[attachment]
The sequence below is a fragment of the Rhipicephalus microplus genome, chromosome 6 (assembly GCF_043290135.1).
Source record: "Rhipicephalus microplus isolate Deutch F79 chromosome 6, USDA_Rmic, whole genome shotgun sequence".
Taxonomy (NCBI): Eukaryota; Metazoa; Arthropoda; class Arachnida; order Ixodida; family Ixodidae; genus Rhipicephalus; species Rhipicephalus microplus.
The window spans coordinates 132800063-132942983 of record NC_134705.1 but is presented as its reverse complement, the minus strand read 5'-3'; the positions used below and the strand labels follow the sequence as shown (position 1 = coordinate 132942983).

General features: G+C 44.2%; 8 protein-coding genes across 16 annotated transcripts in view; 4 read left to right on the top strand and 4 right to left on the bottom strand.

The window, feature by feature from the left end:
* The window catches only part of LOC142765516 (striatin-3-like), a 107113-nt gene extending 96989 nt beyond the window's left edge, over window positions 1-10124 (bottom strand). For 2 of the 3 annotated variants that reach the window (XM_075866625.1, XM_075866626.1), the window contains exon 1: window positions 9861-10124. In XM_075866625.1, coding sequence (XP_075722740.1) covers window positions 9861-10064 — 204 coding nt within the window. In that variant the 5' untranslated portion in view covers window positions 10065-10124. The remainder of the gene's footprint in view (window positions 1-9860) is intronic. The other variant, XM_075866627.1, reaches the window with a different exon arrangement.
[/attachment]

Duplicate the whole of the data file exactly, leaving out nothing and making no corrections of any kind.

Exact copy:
The sequence below is a fragment of the Rhipicephalus microplus genome, chromosome 6 (assembly GCF_043290135.1).
Source record: "Rhipicephalus microplus isolate Deutch F79 chromosome 6, USDA_Rmic, whole genome shotgun sequence".
Taxonomy (NCBI): Eukaryota; Metazoa; Arthropoda; class Arachnida; order Ixodida; family Ixodidae; genus Rhipicephalus; species Rhipicephalus microplus.
The window spans coordinates 132800063-132942983 of record NC_134705.1 but is presented as its reverse complement, the minus strand read 5'-3'; the positions used below and the strand labels follow the sequence as shown (position 1 = coordinate 132942983).

General features: G+C 44.2%; 8 protein-coding genes across 16 annotated transcripts in view; 4 read left to right on the top strand and 4 right to left on the bottom strand.

The window, feature by feature from the left end:
* The window catches only part of LOC142765516 (striatin-3-like), a 107113-nt gene extending 96989 nt beyond the window's left edge, over window positions 1-10124 (bottom strand). For 2 of the 3 annotated variants that reach the window (XM_075866625.1, XM_075866626.1), the window contains exon 1: window positions 9861-10124. In XM_075866625.1, coding sequence (XP_075722740.1) covers window positions 9861-10064 — 204 coding nt within the window. In that variant the 5' untranslated portion in view covers window positions 10065-10124. The remainder of the gene's footprint in view (window positions 1-9860) is intronic. The other variant, XM_075866627.1, reaches the window with a different exon arrangement.